Hattah-Kulkyne National Park

Broken Hill was interesting to explore and we enjoyed our morning at Silverton, especially sighting the Chirruping Wedgebill on the way there, but after two nights in a van park we were well and truly ready for some bush camping.

Chirruping Wedgebill warming up in the morning sun

Our journey continued on the Silver City Highway, heading south – through Wentworth where we crossed the Darling river and then just a few minutes later we were crossing the mighty Murray and entering the state of Victoria.  Mildura provided us with an opportunity to restock provisions but as we set off down the road again we saw dark clouds gathered on the horizon.  As we drove towards the clouds the sky became darker and we were soon driving through a heavy shower of rain.
A lunch stop was postponed and snack bars consumed as we continued towards Hattah-Kulkyne.  By the time we entered this well known and loved National Park the rain had eased and the beautiful sight of Regent Parrots feeding on the roadside we took as a very welcome sign.

Regent Parrot1 Regent Parrot2

Majestic old River Red Gums lined the edge of Lake Mournpall but the camping areas are set away from these well known ‘widow makers’ and amongst the much safer Black Box – (Eucalyptus largiflorens), still with a lake view from the tent.  There are so many suitable nesting holes in all those fabulous ‘Gums’, it was a delight to watch Mallee Ringnecks, and Galahs checking out holes and taking in some leafy material to make a comfortable nest.  Yellow Rosellas were also present in large numbers, they have the most delightful bell-like call, another new species for us.
Morning light through River Reds While Lake Mournpall was home to Australian Shelduck, Grey and Chestnut Teal, Pelicans, Australasian Grebes, Black-winged Stilt and Wood ducks, they were few in number.  Late one afternoon we visited Lake Hattah which has much less water remaining and many, many more birds.  Hundreds of Red-necked Avocet, Black-winged Stilt and Grey Teal moved across the shallow water feeding.  Neither of us had ever seen Avocet and what a fabulous sight they were, we stayed until the sun went down just enjoying the spectacle and watching them feed, preen gather together, fly up across the water and then alight to begin feeding again.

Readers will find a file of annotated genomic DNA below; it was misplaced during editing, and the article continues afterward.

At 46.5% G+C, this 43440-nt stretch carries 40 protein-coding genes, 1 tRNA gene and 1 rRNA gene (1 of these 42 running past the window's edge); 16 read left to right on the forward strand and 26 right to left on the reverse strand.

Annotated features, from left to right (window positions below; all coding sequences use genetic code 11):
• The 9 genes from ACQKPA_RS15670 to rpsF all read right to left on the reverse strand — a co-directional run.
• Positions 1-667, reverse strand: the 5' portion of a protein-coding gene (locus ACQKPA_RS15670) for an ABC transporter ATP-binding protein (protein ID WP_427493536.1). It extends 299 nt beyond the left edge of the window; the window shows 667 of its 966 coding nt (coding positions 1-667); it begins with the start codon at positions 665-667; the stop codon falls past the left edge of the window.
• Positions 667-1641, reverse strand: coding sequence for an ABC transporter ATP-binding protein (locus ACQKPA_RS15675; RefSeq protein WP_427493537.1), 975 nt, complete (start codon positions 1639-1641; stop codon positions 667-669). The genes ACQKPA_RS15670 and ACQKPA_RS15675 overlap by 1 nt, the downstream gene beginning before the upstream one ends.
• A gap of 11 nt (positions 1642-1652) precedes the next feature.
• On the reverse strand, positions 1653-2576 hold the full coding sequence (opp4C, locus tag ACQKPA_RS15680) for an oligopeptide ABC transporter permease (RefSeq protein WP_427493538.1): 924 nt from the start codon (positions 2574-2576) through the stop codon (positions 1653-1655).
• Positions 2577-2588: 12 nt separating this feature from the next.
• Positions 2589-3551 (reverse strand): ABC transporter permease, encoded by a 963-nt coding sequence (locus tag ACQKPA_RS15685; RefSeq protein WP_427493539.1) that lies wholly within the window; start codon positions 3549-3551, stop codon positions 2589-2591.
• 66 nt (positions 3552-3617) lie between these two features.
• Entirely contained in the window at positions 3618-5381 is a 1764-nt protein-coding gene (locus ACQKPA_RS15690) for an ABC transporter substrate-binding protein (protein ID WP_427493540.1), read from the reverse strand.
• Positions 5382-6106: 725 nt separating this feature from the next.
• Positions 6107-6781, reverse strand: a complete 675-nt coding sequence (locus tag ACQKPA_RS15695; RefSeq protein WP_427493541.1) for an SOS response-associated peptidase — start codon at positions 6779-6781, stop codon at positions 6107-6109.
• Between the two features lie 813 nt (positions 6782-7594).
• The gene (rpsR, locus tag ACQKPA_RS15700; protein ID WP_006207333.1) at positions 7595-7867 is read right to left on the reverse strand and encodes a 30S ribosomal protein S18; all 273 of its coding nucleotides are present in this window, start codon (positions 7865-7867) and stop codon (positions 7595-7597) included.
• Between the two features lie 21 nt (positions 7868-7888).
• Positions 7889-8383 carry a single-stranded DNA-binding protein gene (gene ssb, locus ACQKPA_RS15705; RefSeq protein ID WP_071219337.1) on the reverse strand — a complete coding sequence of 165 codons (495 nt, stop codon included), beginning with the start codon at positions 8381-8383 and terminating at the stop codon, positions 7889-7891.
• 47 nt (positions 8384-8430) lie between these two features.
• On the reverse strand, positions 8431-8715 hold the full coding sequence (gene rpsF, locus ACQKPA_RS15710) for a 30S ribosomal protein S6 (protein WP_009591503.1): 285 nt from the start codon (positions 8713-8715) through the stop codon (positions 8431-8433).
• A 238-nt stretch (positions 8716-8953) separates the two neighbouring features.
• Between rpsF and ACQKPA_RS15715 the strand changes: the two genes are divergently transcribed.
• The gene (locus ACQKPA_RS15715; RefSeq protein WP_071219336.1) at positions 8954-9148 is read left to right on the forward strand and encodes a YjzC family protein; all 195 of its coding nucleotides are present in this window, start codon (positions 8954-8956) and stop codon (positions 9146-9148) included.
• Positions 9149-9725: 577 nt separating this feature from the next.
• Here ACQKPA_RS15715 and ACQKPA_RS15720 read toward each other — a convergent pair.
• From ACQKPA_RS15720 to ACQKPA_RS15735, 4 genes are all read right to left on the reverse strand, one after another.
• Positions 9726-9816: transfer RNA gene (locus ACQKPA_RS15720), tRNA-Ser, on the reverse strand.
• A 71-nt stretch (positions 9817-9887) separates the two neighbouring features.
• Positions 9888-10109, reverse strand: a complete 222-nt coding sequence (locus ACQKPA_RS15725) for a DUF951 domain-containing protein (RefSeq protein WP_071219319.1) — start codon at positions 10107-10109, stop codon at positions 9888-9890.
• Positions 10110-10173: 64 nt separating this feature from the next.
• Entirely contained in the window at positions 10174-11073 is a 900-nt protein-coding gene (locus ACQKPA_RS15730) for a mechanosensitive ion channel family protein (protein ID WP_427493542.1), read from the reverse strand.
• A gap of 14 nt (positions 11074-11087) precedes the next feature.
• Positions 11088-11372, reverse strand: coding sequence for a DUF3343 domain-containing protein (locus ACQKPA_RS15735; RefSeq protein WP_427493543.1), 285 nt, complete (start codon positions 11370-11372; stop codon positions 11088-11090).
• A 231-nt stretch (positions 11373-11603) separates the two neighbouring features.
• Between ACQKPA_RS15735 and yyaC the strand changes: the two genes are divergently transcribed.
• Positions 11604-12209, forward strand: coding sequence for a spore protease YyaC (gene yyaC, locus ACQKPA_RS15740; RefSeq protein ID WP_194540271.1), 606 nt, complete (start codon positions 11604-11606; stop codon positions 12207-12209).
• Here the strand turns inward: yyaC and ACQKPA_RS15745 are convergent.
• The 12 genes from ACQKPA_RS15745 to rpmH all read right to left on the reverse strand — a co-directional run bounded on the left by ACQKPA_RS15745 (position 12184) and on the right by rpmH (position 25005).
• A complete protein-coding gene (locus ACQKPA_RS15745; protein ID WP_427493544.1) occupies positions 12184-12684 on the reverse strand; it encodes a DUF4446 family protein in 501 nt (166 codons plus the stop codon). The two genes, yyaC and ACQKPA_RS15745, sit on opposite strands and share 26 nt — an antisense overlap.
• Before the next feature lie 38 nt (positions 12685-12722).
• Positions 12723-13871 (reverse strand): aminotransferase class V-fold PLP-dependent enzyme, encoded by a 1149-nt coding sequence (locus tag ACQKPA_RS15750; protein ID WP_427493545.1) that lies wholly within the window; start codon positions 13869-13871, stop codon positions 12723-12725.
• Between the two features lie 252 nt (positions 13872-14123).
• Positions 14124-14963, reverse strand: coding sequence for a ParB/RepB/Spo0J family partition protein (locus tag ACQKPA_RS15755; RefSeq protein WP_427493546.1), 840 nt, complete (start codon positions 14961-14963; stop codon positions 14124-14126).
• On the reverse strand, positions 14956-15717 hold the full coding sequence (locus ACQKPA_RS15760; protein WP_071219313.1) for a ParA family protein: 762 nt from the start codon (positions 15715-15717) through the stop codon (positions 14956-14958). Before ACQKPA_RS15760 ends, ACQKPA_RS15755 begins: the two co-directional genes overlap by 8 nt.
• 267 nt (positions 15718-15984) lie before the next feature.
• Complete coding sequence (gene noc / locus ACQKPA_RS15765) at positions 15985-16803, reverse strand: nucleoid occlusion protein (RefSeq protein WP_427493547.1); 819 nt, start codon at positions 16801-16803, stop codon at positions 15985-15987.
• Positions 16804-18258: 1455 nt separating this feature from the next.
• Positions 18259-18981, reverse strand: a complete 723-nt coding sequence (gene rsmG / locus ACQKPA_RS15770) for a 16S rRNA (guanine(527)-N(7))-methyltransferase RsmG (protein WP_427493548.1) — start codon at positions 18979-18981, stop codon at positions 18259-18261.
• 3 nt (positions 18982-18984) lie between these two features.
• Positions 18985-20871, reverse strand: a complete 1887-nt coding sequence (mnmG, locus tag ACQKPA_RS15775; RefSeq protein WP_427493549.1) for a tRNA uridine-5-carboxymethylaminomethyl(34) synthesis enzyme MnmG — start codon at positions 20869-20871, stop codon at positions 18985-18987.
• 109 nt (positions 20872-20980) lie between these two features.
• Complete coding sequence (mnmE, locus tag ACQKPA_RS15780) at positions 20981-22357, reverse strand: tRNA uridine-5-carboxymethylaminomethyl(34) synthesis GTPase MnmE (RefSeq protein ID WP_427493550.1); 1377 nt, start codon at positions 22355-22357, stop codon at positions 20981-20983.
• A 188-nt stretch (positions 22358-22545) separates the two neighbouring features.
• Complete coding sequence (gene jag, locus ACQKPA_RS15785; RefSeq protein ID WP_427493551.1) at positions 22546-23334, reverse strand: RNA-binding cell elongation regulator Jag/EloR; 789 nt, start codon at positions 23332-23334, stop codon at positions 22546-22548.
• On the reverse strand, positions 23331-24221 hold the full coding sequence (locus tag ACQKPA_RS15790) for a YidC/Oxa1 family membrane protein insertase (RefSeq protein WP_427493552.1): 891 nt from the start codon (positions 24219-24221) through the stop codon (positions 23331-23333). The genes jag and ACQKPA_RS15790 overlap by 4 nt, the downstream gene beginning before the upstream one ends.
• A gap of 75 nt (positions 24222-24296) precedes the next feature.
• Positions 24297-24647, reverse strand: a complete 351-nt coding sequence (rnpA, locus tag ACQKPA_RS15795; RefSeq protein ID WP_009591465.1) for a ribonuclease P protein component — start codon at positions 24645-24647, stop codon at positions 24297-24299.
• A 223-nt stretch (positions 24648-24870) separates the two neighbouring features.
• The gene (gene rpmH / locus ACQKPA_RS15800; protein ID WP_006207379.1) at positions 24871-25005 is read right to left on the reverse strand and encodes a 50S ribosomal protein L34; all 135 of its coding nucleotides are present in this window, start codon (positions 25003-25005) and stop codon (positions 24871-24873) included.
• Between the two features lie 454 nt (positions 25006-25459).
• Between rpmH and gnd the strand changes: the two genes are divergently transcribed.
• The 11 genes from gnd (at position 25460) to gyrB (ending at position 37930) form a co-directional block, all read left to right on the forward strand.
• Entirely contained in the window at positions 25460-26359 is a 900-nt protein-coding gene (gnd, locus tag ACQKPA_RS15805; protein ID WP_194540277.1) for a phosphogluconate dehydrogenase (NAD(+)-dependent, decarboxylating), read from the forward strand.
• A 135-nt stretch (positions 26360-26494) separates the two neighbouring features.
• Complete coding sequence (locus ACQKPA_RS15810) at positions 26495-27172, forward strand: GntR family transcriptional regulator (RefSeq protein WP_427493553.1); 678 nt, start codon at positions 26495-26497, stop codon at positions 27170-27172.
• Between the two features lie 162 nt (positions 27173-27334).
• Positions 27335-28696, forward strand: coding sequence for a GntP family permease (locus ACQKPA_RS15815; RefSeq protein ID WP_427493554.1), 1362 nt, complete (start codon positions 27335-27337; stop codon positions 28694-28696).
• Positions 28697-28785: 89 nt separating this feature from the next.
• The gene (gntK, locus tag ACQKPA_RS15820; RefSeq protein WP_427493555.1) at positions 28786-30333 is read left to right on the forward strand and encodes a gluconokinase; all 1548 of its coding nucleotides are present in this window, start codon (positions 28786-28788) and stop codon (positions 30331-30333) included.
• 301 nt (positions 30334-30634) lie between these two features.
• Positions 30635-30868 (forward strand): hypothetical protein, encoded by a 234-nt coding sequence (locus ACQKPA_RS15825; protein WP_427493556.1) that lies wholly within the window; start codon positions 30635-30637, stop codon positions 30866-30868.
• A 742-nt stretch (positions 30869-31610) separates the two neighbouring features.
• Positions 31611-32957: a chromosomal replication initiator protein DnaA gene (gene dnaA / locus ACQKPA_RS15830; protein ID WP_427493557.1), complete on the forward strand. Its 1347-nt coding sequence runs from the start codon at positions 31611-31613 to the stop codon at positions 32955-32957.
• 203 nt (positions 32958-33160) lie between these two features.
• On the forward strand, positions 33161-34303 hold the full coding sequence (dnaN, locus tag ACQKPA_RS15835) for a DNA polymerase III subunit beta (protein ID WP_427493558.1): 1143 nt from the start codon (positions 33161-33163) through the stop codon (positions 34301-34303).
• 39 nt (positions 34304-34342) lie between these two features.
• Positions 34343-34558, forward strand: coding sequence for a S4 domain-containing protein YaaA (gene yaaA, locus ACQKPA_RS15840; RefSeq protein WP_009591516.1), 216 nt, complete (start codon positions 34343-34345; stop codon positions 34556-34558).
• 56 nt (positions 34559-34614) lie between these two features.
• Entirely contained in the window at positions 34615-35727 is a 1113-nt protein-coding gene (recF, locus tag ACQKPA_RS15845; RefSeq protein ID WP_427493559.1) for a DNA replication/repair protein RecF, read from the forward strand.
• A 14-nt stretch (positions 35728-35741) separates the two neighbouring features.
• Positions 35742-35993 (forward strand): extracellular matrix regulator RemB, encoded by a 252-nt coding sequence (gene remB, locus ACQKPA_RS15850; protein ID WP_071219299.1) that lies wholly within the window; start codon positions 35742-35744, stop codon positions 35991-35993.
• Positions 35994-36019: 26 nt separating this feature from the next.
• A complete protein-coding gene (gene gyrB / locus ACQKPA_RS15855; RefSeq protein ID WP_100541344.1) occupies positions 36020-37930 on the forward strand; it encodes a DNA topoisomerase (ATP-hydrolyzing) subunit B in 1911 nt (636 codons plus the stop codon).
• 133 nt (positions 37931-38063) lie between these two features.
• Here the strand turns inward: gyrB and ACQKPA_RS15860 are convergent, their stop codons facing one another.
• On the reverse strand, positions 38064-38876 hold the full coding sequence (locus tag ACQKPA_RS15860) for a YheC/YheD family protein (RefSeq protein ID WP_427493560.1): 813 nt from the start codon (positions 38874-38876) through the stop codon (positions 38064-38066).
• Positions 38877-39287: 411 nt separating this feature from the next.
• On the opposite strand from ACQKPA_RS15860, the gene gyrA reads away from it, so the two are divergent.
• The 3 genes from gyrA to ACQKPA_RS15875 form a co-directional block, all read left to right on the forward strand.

Pelicans Lake Hattah Red-necked Avocet

We covered quite a lot of the tracks in the park, by vehicle as well as on foot,  we saw some wonderful birds and enjoyed the scenery tremendously.  The weather, although cold didn’t stay wet and we made the most of every ray of sunshine!  Although both ex-Victorians we had quite forgotten about the vagaries of the weather in this southern state. We had another couple of special moments of seeing a ‘new’ bird;  Chestnut-backed Quail-thrush – a long look at both male and female, and a good look at male and female Gilbert’s Whistler.

Mallee sunset

There was 3G coverage at our camp so when the forecast of yet another cold front appeared we decided to move our base on a fine day and set off for Murray-Sunset N.P. – just down the road.

4 responses to “Hattah-Kulkyne National Park

  1. You’ve taken so many beautiful photos on this trip – particularly some of the bird shots. Really enjoying your updates.

  2. Ahhh, memories Barbara. H-K is usually one of my stopovers on the way to Gluepot for my annual dose of ‘desert bird’ fever, (my 2013 shot is coming up soon). Love the sun coming through those river red-gums. Must have been nice to get up close to the regents and the avocets!

  3. It was delightful Gouldiae and we’re keen to visit again We have just spent 6 nights in Gluepot and loved it. We were probably a bit early for some of the flowers but the Eremophilas were beautiful.. What a wonderful reserve – we intend to return but a bit later in the year next time as we have experienced some rather challenging weather! I’ll write about it soon, I’m gradually catching up with my trip reports; good to do it while the memory is fresh but it is a challenge when you’re still on the road!

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